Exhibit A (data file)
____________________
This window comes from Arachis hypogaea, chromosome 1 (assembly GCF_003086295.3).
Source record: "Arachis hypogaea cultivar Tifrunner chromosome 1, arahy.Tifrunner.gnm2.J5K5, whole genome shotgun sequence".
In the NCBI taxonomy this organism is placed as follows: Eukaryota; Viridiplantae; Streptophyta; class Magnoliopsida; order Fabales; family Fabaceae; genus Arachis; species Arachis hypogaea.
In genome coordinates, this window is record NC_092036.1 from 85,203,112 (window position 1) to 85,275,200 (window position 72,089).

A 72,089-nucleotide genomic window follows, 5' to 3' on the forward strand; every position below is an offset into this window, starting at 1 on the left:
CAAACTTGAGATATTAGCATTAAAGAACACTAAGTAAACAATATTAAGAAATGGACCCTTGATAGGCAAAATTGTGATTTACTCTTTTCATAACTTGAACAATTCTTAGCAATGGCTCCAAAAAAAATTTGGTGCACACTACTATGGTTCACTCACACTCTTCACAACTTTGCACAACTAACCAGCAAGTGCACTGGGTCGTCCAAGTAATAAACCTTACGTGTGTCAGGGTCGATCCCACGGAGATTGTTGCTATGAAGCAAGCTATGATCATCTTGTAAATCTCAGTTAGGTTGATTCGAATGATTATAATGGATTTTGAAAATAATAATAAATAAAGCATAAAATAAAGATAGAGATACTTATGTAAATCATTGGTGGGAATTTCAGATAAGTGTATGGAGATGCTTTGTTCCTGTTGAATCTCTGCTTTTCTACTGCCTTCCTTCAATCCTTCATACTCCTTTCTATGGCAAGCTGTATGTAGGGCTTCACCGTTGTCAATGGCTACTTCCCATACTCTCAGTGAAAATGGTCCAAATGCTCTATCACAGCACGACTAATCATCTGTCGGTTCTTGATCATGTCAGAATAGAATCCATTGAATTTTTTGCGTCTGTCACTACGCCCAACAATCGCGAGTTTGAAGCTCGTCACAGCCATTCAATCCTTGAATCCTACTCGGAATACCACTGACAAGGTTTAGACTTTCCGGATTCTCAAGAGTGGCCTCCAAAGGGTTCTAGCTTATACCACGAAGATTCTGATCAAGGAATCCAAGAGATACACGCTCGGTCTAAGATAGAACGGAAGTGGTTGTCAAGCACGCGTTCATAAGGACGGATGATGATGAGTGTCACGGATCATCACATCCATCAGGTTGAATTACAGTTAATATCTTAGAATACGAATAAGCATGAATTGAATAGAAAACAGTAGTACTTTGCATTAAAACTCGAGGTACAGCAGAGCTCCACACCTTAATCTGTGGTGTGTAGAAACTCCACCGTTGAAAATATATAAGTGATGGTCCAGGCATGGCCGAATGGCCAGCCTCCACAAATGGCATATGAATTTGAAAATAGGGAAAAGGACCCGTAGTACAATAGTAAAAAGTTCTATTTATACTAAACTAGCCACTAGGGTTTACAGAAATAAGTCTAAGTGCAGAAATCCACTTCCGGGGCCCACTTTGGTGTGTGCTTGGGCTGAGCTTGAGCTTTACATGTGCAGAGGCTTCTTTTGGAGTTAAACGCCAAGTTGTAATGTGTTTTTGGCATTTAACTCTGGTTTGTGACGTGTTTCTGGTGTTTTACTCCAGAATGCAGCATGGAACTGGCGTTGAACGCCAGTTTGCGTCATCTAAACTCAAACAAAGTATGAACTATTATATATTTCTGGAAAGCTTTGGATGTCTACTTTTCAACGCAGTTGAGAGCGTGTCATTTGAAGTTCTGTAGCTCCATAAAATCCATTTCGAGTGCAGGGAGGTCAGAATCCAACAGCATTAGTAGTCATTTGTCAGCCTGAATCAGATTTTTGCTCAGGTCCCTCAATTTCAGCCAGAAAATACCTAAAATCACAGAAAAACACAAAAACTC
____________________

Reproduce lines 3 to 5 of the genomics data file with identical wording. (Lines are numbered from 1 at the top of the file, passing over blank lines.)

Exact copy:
In the NCBI taxonomy this organism is placed as follows: Eukaryota; Viridiplantae; Streptophyta; class Magnoliopsida; order Fabales; family Fabaceae; genus Arachis; species Arachis hypogaea.
In genome coordinates, this window is record NC_092036.1 from 85,203,112 (window position 1) to 85,275,200 (window position 72,089).

A 72,089-nucleotide genomic window follows, 5' to 3' on the forward strand; every position below is an offset into this window, starting at 1 on the left: